Remember the days when books had alternate titles? Well if I had to give Jean Hanff Korelitz’s book You Should have Known an alternate title, it would be Me and My Big Mouth. This is tale of how one married therapist’s very public statements, made via a non-fiction book, come back to haunt her in a big way.
When the book opens, successful New York therapist Grace is on the cusp of a huge upswing in her career. She’s written a book: You Should Have Known: Why Women Fail to Hear What the Men in their Lives are Telling Them. Grace’s thesis is that women in failed, toxic relationships “knew right at the beginning” that there were warning signs, but that they somehow “unknow” and “let[s] these early impressions, this basic awareness, get overwhelmed by something else.”
You know how we always tell ourselves, You never know, when someone does something we don’t see coming? We’re shocked that he turns out to be a womanizer, or an embezzler. He’s an addict. He lied about everything. Or he’s just garden-variety selfish and the fact that he’s married to you and perhaps you have children together-that doesn’t seem to stop him from behaving as if he’s still a single-unencumbered teenager.
It’s an interesting, but limited thesis. In the first chapter, Grace is interviewed about her book as she presents her argument that women marry men recognizing, but burying their faults as they walk down the aisle to short-lived wedded bliss. Grace has an inflexible approach to the ‘should have known‘ theory which fails to acknowledge a) a lack of experience 2) the deviousness of sociopaths/ psychopaths 3) a frame of reference and, finally, 4) plenty of people acknowledge in hindsight that ‘they should have known.’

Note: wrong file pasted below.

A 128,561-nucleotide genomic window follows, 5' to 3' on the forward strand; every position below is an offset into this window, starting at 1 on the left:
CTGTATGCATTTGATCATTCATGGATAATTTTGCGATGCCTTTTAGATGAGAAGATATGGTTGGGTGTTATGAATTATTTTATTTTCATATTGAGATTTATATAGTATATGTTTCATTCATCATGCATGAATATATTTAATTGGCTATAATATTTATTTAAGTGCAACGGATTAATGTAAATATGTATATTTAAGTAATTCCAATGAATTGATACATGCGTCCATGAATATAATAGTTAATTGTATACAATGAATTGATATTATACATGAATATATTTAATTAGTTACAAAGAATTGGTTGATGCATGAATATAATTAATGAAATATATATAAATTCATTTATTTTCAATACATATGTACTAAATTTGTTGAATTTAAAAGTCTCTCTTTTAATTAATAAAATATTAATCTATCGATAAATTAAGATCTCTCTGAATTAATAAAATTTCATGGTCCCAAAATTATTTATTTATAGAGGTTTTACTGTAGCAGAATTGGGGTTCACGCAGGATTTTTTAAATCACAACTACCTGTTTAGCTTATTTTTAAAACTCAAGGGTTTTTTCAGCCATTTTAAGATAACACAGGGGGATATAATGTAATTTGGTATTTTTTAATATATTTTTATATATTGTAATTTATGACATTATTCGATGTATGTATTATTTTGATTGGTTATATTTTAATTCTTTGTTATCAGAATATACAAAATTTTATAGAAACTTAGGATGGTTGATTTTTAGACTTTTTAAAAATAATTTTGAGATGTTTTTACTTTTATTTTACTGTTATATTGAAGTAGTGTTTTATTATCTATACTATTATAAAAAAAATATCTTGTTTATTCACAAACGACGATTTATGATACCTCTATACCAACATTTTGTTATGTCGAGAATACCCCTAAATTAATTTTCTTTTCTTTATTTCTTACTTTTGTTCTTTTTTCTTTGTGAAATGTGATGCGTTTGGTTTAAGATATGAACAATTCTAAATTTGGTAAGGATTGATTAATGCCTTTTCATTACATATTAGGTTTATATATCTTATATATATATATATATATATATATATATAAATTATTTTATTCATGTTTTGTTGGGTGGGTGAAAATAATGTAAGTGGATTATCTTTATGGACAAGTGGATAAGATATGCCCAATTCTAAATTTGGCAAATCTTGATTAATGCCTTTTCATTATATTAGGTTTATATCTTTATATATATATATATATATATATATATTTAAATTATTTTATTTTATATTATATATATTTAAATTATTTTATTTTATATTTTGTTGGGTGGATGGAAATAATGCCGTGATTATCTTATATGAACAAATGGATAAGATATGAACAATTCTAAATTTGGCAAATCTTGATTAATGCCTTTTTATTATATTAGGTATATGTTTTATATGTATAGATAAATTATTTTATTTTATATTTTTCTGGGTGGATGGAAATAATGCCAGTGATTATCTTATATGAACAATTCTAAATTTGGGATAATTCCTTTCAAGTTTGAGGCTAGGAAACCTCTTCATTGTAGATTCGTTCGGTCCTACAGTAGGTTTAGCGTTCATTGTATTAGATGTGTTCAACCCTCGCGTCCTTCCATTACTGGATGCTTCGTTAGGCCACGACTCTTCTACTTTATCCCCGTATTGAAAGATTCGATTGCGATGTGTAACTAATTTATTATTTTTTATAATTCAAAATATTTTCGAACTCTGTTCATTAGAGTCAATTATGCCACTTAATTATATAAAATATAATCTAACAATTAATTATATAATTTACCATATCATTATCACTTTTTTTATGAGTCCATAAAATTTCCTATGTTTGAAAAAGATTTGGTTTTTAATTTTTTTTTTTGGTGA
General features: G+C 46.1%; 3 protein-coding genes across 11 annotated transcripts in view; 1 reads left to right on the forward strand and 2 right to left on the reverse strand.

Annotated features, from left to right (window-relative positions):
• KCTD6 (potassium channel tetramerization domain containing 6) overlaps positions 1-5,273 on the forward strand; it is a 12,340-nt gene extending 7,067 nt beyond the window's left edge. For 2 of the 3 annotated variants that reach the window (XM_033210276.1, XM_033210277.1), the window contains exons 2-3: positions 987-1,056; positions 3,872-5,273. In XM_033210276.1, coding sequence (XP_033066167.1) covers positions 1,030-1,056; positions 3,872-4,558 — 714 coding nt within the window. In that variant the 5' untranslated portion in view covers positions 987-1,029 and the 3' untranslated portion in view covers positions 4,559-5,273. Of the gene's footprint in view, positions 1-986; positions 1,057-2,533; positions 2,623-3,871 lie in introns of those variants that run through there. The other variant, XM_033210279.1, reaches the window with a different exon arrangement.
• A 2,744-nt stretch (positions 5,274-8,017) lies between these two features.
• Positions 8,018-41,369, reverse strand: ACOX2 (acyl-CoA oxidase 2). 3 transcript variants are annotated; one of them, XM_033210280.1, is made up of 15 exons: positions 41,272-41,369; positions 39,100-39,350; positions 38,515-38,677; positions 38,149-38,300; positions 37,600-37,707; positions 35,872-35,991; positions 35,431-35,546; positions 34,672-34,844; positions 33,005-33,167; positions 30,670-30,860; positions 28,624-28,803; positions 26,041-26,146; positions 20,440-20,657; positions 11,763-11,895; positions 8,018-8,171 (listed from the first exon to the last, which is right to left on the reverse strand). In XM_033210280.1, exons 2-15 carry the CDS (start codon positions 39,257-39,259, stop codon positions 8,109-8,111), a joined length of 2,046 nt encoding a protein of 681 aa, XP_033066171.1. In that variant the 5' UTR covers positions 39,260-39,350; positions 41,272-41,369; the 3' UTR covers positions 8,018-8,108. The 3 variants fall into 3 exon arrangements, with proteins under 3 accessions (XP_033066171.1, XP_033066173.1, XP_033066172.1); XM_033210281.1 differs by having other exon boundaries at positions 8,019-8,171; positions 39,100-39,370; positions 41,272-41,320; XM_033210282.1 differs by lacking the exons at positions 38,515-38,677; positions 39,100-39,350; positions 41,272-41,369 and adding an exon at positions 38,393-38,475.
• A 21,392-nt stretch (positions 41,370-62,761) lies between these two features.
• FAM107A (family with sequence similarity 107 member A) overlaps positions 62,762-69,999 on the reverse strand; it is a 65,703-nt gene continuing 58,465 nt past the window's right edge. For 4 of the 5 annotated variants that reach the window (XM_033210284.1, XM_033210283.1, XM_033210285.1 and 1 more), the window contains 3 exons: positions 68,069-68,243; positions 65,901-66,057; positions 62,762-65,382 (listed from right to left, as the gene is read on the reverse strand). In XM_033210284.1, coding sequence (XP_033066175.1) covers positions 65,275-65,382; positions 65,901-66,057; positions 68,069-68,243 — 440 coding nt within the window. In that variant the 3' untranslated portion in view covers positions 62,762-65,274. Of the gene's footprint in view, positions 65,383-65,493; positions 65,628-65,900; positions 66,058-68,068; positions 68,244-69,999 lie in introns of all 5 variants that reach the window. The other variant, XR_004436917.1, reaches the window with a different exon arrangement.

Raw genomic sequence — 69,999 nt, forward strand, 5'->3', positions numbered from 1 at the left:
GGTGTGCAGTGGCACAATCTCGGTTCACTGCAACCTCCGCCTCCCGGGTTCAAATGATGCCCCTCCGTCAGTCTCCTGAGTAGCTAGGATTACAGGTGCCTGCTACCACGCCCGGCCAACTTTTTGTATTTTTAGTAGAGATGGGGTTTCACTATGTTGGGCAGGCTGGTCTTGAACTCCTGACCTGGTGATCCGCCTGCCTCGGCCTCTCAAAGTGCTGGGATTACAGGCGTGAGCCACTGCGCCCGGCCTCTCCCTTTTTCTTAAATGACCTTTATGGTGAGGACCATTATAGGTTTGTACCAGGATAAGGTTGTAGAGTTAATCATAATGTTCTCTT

Grace’s rather arrogant, judgmental argument is unforgiving. But then Grace, of course, has a perfect marriage to pediatric oncologist Jonathan. With a job such as his, Jonathan is gone a lot; he’s a devoted doctor to his patients, going above and beyond in his free time. …
Physician, heal thyself.
The first chapter was great fun. I knew Grace was going to get her comeuppance and since she’s put her rigid theory in a book, I knew she was going to regret her very-public words.
The second long, incredibly boring chapter tossed me into a bunch of stuffy uppercrusty women who manage fundraisers for the snot private school Grace’s son attends. These “highly tended” women may or may not subscribe to Grace’s theories about relationships, but like Grace they are coddled in a cocoon of privilege (although we are supposed to believe these women are more privileged than Grace). Amongst all the high-maintenance women, there’s one mother who sticks out like some sort of exotic weed, Malaga, a woman whose son attends the school on a scholarship. Malaga ends up murdered, and it’s a shocking event as things like this don’t happen to women in Grace’s protected social circle.
This domestic thriller is a slow read, and Grace’s (initial) constant eulogizing of her mysteriously absent husband is absurd, boring and nauseating. Here she is berating women for choosing to ignore the warning signs about the psycho men in their lives, and she’s blithely sashaying down the same path in a cloud of denial and … yes… stupidity. The best part of the book is the anticipation that Grace is going to get her comeuppance as her perfect little world crumbles around her. Karma can be a bitch.
The HBO series, The Undoing, places a different emphasis on various aspects of the novel. Smart move.